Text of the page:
I found Warsaw to be an amazing city full of life. After taking over over the privilege of being a capital city from Krakow some four hundred years ago, Warsaw has made great strides in politics, economics and culture. Just take a look at the range of arts in Poland and you’ll soon realize that for them to exist there must be a tolerant political party and the right amount of money to make it all happen.
You might think Warsaw has always looked the way it does but you’d be wrong. Due to a major revolt during World War II, Warsaw bore the brunt of Hitler’s wrath and was levelled by a massive bombing campaign. Warsaw, and Poland itself, was eventually “saved” by Russia. Finally, enduring Communism after the war, Poland rebuilt itself being faithful to the original layout, design and architecture where possible. Warsaw, I believe, now stands as a pinnacle of recent Polish achievements.
I’ll give it to the Poles for having some pretty amazing museums. The uber-cool Chopin Muzeum was enough for a 2 hour visit, though I’m sure you could stay longer listening to all the exhibits (entrance is free on Tuesdays). This museum is “interactive” which means you get this little keycard programmed with the language of your choice to unlock some of the exhibits. Pretty cool I thought. There was this one exhibit where you sat down at a desk and flipped through a blank book except for a small barcode at the top. As you flipped through the book the barcode would be scanned and pull up the next page. This allowed you to listen to different compositions while reading about the people in Chopin’s life. Some of the exhibits didn’t work but, overall, I enjoyed my visit to the museum.
Kudos also to the Muzeum Narodowe w Warszawie (The National Museum). Massive. I took two hours to go through the painting gallery only to realize that there were still entire collections of Greek, Roman and Egyptian artifacts to be examined, mulled over, and make my brain mushy from cultural experiencing. Well worth the price of admission.
And then there was this other museum, I forget the name, but on display was some bizarre (to say the least) collection of modern art by an artist named Katarzyna Korza. O.M.G. She made this one piece of art from a dead horse, cat, and dog and stacked them up onto each other. I didn’t understand the history of the work but apparently it wasn’t well-received. Animal rights activists voiced their opposition and may have said some bad things to her and about her… and that sent Ms. Korza in a completely different direction. So she decided to lay bare everything. I mean… everything.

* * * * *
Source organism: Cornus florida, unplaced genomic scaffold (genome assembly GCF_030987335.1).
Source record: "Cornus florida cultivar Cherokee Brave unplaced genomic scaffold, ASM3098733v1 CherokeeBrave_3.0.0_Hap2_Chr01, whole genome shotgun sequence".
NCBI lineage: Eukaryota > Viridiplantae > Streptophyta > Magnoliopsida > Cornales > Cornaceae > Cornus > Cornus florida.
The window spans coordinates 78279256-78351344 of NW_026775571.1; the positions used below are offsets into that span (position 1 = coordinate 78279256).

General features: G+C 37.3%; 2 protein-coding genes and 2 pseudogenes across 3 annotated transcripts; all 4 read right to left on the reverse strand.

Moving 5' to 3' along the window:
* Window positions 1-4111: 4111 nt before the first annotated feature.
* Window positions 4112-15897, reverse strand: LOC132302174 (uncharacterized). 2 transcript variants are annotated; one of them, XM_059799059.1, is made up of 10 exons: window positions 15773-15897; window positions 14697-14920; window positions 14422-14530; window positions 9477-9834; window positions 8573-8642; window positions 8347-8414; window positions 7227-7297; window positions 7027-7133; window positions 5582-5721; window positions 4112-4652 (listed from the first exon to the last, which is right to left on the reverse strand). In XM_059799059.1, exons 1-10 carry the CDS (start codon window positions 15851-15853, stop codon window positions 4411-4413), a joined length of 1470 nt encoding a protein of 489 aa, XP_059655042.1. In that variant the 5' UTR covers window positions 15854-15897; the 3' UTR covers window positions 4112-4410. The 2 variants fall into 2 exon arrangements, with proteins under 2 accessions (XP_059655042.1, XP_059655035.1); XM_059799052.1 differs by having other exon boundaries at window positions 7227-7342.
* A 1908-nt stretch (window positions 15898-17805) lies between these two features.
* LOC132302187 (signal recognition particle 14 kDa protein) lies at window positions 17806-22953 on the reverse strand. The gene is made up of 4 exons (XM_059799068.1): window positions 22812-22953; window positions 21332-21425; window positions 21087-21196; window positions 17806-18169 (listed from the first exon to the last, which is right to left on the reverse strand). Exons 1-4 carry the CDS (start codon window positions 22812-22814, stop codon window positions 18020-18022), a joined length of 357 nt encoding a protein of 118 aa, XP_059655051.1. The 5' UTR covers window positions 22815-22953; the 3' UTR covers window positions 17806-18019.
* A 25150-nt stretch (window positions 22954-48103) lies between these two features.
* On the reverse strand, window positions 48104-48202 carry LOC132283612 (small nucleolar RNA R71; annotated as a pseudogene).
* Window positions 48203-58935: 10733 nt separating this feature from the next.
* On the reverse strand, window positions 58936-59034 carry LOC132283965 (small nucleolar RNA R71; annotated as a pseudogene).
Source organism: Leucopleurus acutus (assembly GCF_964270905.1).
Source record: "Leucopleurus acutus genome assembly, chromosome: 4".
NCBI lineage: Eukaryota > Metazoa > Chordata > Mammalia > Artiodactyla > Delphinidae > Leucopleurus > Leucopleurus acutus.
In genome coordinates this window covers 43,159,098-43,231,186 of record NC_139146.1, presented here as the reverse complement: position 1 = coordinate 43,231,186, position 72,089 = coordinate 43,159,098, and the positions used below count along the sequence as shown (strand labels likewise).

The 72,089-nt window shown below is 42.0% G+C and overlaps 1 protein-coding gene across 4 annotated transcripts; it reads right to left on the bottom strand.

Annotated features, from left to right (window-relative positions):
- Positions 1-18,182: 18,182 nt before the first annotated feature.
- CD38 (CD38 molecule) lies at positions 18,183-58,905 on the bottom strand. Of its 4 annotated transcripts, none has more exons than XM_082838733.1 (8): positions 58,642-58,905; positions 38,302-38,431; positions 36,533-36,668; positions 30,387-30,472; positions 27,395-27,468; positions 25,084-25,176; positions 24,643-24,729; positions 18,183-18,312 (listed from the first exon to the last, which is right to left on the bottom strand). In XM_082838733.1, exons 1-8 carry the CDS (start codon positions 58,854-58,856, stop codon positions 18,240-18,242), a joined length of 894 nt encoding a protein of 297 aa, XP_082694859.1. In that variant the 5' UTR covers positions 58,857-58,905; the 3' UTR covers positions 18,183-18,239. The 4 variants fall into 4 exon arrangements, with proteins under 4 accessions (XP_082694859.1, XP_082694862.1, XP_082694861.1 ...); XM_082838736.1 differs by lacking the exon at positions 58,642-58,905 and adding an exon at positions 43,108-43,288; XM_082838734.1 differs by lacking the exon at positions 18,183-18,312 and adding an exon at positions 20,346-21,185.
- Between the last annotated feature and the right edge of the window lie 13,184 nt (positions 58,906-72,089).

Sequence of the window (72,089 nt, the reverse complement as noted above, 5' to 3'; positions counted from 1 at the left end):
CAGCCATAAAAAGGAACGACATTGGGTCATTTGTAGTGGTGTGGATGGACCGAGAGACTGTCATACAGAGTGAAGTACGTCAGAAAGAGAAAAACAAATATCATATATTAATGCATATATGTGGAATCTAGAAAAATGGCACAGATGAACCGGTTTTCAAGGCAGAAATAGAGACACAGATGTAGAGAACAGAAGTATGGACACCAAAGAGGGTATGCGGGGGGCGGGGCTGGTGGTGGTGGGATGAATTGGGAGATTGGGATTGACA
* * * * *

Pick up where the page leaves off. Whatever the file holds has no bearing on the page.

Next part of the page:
She undressed, shaved her head, took photos and, if that wasn’t enough, made a short film, titled Il Castration, about a woman who attends a gay party dressed as a man: complete with a 6-pack abs, and male accoutrements. I hope travel has broadened my mind at least a little but I had trouble understanding, and watching, this film. This film showed this woman get found out, undressed and castrated. This is art folks.
I imagine Polish parks would be better in the summer, so too the cemeteries. I thought it was cool to see the Tomb of the Unknown Soldier (in Saxon Garden) guarded all day and all night. Respect to the dead. Oh, and don’t walk into the tomb area or else the Honour Guard might have to say something to you.
Speaking of respecting the dead, I did spend one afternoon observing the well-sculpted tombstones in Jewish and Christian cemeteries. I don’t normally go to cemeteries but if I were to go again I’d go on a day when it’s not drizzling and more depressing than a Hollywood movie about the holocaust. Apparently the cemeteries contain the remains of some famous folks but I couldn’t find anybody I’d heard of.
Lastly, Warsaw’s most noticeable monument, the Pałac Kultury i Nauki (the Palace of Culture and Science), is also a great beacon for those nights when you’ve forgotten where your hostel is. I’m told it’s best to visit if there’s an exhibit going or on a clear night so you can see the city at night. The tall building (pictured below) is a gift from Stalin. Some folks think it should be torn down, others think it’s a symbol of the city. Anyway, I like the building because they light it up with all these pretty colours at night, green, orange, purple, and blue! Puurrty. Who said Communism couldn’t be colourful?